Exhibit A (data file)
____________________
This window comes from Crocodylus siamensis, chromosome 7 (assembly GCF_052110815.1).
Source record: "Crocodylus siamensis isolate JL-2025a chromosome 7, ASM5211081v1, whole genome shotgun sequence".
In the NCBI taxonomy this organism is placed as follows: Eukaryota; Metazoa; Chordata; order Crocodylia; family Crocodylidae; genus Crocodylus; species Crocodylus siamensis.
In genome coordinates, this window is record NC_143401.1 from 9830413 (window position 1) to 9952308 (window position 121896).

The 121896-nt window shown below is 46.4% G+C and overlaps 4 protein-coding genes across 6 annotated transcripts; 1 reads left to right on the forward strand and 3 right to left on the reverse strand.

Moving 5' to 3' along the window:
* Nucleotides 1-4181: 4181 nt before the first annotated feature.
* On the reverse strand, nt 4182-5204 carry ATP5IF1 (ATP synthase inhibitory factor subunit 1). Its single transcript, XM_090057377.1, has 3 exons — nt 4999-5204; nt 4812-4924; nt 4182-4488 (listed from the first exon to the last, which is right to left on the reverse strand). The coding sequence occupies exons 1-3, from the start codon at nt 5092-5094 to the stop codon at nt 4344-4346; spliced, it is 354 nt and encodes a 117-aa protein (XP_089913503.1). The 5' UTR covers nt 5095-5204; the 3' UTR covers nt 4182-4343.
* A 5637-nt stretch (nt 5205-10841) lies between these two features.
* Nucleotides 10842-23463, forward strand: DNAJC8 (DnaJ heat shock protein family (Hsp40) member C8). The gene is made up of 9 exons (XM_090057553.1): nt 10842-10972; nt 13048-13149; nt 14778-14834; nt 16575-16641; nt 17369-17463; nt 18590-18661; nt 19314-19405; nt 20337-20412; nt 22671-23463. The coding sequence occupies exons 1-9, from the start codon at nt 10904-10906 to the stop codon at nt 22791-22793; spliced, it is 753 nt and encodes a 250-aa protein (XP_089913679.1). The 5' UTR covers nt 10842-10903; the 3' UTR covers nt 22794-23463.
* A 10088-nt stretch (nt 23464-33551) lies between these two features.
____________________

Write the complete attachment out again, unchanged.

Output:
This window comes from Crocodylus siamensis, chromosome 7 (assembly GCF_052110815.1).
Source record: "Crocodylus siamensis isolate JL-2025a chromosome 7, ASM5211081v1, whole genome shotgun sequence".
In the NCBI taxonomy this organism is placed as follows: Eukaryota; Metazoa; Chordata; order Crocodylia; family Crocodylidae; genus Crocodylus; species Crocodylus siamensis.
In genome coordinates, this window is record NC_143401.1 from 9830413 (window position 1) to 9952308 (window position 121896).

The 121896-nt window shown below is 46.4% G+C and overlaps 4 protein-coding genes across 6 annotated transcripts; 1 reads left to right on the forward strand and 3 right to left on the reverse strand.

Moving 5' to 3' along the window:
* Nucleotides 1-4181: 4181 nt before the first annotated feature.
* On the reverse strand, nt 4182-5204 carry ATP5IF1 (ATP synthase inhibitory factor subunit 1). Its single transcript, XM_090057377.1, has 3 exons — nt 4999-5204; nt 4812-4924; nt 4182-4488 (listed from the first exon to the last, which is right to left on the reverse strand). The coding sequence occupies exons 1-3, from the start codon at nt 5092-5094 to the stop codon at nt 4344-4346; spliced, it is 354 nt and encodes a 117-aa protein (XP_089913503.1). The 5' UTR covers nt 5095-5204; the 3' UTR covers nt 4182-4343.
* A 5637-nt stretch (nt 5205-10841) lies between these two features.
* Nucleotides 10842-23463, forward strand: DNAJC8 (DnaJ heat shock protein family (Hsp40) member C8). The gene is made up of 9 exons (XM_090057553.1): nt 10842-10972; nt 13048-13149; nt 14778-14834; nt 16575-16641; nt 17369-17463; nt 18590-18661; nt 19314-19405; nt 20337-20412; nt 22671-23463. The coding sequence occupies exons 1-9, from the start codon at nt 10904-10906 to the stop codon at nt 22791-22793; spliced, it is 753 nt and encodes a 250-aa protein (XP_089913679.1). The 5' UTR covers nt 10842-10903; the 3' UTR covers nt 22794-23463.
* A 10088-nt stretch (nt 23464-33551) lies between these two features.